What is about a woman exploring her sexuality that scares men so damn much? Is it that, once she starts embodying her womanhood, she cannot be controlled as easily? Or that a woman who learns to demand an orgasm will then start to demand for other things, like being treated with respect? For one, the idea of a woman in charge of her body is so vulgar to the Indian government that its Central Board of Film Certification has barred the theatrical release of Lipstick Under My Burkha.
Lipstick Under My Burkha, an independent film that won a gender equality award at the Mumbai Film Festival in 2016 and an Audience Award at the Glasgow Film Festival 2017, follows the stories of four repressed women aged 18 to 55 as they begin to express their sexuality and take agency over their lives. The CBFC banned it from theaters, calling it “lady oriented,” rife with “sexual scenes,” “abusive words,” and “audio pornography.” Personally, I don’t understand how that’s a criticism! I would gladly listen to something billed as “lady-oriented audio pornography.”
If you grew up on Bollywood films, however, you know that a relationship does not begin with mutual attraction and respect. It forms when a man stalks an uninterested woman into submissiveness and then fondles her in the rain. “A lot of the big films are about treating women like objects,” director Alankrita Shrivastava told the Hollywood Reporter, who explained:
In most films that come out of India, a woman will never articulate her own desire, she will always be acted upon rather than proactively act. There’s a character in the film who is in her 50s and has a sexual awakening, feelings and desires. The board felt uncomfortable about this. The truth is, in Indian films, we don’t talk about these things, everything is so unsaid. We have double meanings in song lyrics which are very derogatory to women, and for no particular reason a camera will pan up and down a woman’s body. But we need to have other narratives.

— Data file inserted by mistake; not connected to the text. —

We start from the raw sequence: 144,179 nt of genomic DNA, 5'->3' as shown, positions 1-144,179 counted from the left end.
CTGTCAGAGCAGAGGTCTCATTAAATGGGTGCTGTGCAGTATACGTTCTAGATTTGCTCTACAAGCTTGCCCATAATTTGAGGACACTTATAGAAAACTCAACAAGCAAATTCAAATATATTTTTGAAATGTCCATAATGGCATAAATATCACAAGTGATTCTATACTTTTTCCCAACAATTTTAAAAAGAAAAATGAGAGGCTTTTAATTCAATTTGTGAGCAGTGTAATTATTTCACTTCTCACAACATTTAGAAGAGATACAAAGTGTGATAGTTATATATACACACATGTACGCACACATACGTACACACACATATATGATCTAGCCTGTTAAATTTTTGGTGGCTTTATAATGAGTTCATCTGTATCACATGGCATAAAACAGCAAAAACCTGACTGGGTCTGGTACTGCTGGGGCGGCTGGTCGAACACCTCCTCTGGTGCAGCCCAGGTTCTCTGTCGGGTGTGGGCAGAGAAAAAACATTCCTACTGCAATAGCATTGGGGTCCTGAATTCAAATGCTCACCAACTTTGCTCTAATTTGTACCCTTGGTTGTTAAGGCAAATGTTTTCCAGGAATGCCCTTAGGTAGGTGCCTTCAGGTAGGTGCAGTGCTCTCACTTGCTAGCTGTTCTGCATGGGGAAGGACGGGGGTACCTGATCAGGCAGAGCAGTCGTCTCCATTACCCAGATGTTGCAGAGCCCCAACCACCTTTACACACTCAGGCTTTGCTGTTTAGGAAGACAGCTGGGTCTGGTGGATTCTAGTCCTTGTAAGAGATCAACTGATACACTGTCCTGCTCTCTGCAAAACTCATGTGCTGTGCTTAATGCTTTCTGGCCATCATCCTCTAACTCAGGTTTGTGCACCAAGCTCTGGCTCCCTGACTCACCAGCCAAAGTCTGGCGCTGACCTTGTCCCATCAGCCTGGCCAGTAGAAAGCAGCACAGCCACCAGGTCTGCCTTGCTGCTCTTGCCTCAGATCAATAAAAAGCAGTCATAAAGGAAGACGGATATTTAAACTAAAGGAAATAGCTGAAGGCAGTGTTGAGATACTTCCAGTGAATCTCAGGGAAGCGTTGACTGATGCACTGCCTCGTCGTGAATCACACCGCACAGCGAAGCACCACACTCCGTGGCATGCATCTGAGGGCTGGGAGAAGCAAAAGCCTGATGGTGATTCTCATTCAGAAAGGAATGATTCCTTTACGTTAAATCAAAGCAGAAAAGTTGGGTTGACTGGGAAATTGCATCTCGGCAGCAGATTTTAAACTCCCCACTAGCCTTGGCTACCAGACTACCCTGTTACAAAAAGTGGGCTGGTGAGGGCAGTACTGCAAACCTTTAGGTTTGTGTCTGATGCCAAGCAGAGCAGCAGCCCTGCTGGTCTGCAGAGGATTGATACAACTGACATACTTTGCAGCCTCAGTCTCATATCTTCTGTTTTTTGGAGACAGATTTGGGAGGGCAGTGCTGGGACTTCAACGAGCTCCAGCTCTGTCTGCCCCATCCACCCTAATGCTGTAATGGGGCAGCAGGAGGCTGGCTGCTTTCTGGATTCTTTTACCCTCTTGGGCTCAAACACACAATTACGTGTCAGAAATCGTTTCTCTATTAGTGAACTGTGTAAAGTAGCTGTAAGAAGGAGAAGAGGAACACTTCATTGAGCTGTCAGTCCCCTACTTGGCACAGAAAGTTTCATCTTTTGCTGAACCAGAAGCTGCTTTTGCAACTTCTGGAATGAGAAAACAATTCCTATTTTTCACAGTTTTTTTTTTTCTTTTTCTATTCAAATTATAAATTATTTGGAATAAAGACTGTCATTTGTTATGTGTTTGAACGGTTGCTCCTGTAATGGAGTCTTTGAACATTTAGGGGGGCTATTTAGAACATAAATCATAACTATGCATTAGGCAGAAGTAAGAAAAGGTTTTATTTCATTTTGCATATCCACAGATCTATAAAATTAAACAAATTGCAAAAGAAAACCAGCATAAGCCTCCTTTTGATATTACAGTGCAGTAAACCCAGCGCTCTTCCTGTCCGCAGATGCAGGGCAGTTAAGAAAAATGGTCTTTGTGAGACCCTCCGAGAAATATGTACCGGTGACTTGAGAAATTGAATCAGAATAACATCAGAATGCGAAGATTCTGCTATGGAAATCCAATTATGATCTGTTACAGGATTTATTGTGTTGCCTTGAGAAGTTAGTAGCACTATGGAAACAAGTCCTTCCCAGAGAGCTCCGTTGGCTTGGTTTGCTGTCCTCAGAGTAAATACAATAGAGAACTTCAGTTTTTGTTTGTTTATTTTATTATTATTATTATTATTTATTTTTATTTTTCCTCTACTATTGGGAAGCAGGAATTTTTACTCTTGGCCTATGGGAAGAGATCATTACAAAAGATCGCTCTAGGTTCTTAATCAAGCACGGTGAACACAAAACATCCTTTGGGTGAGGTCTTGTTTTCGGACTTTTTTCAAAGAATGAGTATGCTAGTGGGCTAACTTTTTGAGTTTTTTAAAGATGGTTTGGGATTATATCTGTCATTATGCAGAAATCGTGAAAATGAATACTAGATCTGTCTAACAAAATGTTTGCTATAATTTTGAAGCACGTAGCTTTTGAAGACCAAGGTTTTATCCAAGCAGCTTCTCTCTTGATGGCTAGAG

She concluded: “In India we have a long way to go before there is gender equality and freedom of expression.”
CBFC head Pahlaj Nihalani prides himself on keeping the Indian tradition alive in movie cinema—and “lady-oriented” stories about desire fly in the face of patriarchy, the oldest tradition of them all. Nihalani wants to encourage films that are “keeping the Indian traditions ahead,” he said to Asian News International. He explained that he is “in favor” of women’s empowerment, “but the projection” in the film is “not right”—whatever that means.
Nihalani’s arbitrary, hardline stance on “traditional values: underscores another point Shrivastava makes: “Anyone can vote in India, so if they have the power to choose their leader, why don’t they have the power to choose the type of films they want to watch?” Good question!